My mom wants me to go to college first and join the ROTC at the college. There are scholarships and stipends available for tuition and housing. Don't rush to go in so you can retire early. Get that degree first. Besides you will come out as a 2nd luitenant leading about thirty men. Not an easy rank to get after high school.
DA Civilian: Department of the Army Civilian. One who gets their pay from the General Services or Senior Executive Service pay scales.
OCS: Officer Candidate School.
BSEE: Bachelor of Science in Electrical Engineering.
To be an Operator? Depends on which of the units and MOSs you're looking at becoming. Most of the time, they will reteach you marskmanship, so that doesn't matter much. I was shooting about 28/40. When they got done with me, I was shooting about 32/40. That's quite a difference, despite what it sounds like.
Private sector means where you are right now: not government. Motorola, Boeing, stuff like that.
Im in college ROTC right now, and from personal experience I'd like to tell you that college/ROTC is 'better' than initially enlisting after high school. It prepares you physically and it gives you a good mindset. In addition, like the other have said, my college education will ensure that I won't be just an E-1 whenever i come in
I entered the army right out of high school and i will tell you that it isn't easy at first, then again, it's not supposed to be. The Army makes you realize just how much you have to learn and grow still. On the other hand, going after college does give you a chance at becoming an officer, however, most enlisted, E-1 thru E-4, tend to trash talk the officers here at my current post because they didn't go through the levels and 'earned their experience' as most put it. In fact, I've noticed that most of the soldiers respect their NCO's compared to the young officers you see walking around. My personal opinion is, if you want to go to school and make bank go to college or if you want to work your way up the ladder enlist as a private. Either way you will have to go through some form of initial traing. From what I here and other soldiers I have talked to say OCS is hard but worth it.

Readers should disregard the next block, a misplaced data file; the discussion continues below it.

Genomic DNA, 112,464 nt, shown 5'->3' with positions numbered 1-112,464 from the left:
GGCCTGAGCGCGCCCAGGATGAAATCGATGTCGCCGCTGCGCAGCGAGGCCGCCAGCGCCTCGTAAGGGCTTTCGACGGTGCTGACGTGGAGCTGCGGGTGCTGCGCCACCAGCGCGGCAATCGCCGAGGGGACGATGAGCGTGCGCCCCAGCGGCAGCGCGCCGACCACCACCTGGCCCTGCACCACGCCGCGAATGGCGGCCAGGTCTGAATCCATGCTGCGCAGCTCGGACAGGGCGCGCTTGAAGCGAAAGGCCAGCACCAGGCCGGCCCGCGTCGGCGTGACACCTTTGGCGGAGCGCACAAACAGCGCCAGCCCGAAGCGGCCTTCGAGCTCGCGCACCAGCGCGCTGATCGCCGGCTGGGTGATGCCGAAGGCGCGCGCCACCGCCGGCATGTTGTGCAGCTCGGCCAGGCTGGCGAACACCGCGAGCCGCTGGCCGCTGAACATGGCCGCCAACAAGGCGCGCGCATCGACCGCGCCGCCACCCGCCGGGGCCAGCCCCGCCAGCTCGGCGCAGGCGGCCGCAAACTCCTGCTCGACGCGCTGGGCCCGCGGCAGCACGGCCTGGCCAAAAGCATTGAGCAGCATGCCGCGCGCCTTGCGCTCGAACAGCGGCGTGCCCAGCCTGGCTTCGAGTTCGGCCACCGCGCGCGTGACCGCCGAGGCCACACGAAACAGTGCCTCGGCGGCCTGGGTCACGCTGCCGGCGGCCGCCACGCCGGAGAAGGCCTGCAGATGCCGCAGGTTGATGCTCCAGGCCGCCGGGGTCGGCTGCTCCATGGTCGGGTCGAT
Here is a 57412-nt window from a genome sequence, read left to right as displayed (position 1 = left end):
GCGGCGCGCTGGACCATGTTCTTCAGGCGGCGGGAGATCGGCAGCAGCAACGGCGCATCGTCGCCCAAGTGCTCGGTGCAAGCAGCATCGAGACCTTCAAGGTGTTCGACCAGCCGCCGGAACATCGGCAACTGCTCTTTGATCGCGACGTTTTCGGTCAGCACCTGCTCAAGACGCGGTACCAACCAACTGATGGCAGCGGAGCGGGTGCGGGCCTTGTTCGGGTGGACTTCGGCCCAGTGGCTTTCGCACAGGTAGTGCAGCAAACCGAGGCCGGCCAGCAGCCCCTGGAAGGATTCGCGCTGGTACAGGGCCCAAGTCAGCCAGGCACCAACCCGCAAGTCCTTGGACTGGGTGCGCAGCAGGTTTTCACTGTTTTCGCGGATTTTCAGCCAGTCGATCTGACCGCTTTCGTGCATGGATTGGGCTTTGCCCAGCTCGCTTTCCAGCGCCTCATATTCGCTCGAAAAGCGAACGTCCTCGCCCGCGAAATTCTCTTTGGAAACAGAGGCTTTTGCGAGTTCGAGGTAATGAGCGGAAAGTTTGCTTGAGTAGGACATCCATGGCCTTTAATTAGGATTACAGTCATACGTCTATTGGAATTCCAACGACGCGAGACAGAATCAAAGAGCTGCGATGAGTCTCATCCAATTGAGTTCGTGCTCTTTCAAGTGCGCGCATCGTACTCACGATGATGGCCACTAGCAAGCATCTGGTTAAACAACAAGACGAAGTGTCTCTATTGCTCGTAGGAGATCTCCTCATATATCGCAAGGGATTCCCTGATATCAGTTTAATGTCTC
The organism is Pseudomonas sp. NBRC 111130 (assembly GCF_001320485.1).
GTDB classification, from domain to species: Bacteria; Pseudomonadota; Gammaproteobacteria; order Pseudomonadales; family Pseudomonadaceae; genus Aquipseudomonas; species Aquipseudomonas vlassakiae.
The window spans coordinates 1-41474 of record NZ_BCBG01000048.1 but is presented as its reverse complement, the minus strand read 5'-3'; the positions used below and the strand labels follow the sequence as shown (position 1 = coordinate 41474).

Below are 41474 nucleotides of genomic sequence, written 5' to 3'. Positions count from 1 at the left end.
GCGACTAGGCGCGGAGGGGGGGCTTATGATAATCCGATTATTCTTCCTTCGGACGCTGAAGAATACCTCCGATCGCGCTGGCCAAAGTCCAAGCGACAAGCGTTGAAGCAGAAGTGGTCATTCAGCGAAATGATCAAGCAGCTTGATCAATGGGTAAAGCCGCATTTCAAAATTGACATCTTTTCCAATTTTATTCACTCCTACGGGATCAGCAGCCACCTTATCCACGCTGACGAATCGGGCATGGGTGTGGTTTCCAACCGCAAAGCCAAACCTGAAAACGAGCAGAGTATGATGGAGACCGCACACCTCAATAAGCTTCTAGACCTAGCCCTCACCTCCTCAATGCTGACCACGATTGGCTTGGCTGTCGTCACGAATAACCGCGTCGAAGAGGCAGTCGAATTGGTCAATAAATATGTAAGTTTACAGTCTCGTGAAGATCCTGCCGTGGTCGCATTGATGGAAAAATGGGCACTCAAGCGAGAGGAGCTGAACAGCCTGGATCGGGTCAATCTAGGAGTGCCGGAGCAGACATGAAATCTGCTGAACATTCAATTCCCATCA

I am 15 and having the same dilema. I haven't yet decided on whether I want to go to college (possibly WestPoint even) and become an officer, or enlist right after high school. I am extremely excited to serve and I don't know if I can wait until after college, or even if I want to. I don't completely see the point in going to college first if I am going to make the Army as a career anyways, other than the rank.
Don't worry, we have plenty of time to think about it and decide. I'm leaning more towards early enlistment myself.
I'll throw my two cents in for all those considering.
Background: I went to college, graduated and enlisted back in April; I ship out in September.
I enjoyed what I did. What did I take from my experience? I gained an excellent education that further built and promoted sound reasoning, life-style choices, health, knowledge and wisdom. What did I give up? Financial security, many years of my life, a sense of belonging, comradery. Would I change what I did? No.
I think the best option for anyone, barring financial deficiences is to complete their college first and foremost. In the Army you will be busy, very busy. Education will take a backseat to your career. Your education is IMPORTANT. Not for putting useless facts and tidbits into your head, but learning how to think properly and openly.
One of the biggest flaws I see in young recruits (especially in my Future Soldier sessions) is the immaturity and ignorance that runs rampant. Don't be one of those 'kids'. They're not fun to be around, they're embarrassing and they cause many problems, for themselves and more importantly others.
College is expensive, but there are many options to help pay for school, both excluding and including the military. Moreover, you do not have to go to an expensive school to get a great education (trust me, names mean nothing for Baccalaurette degrees). Many small and local schools can provide excellent opportunties and a great education.
And one more food for thought: a degree will allow you to take any path in the military where as you will be stuck as enlisted straight out of highschool.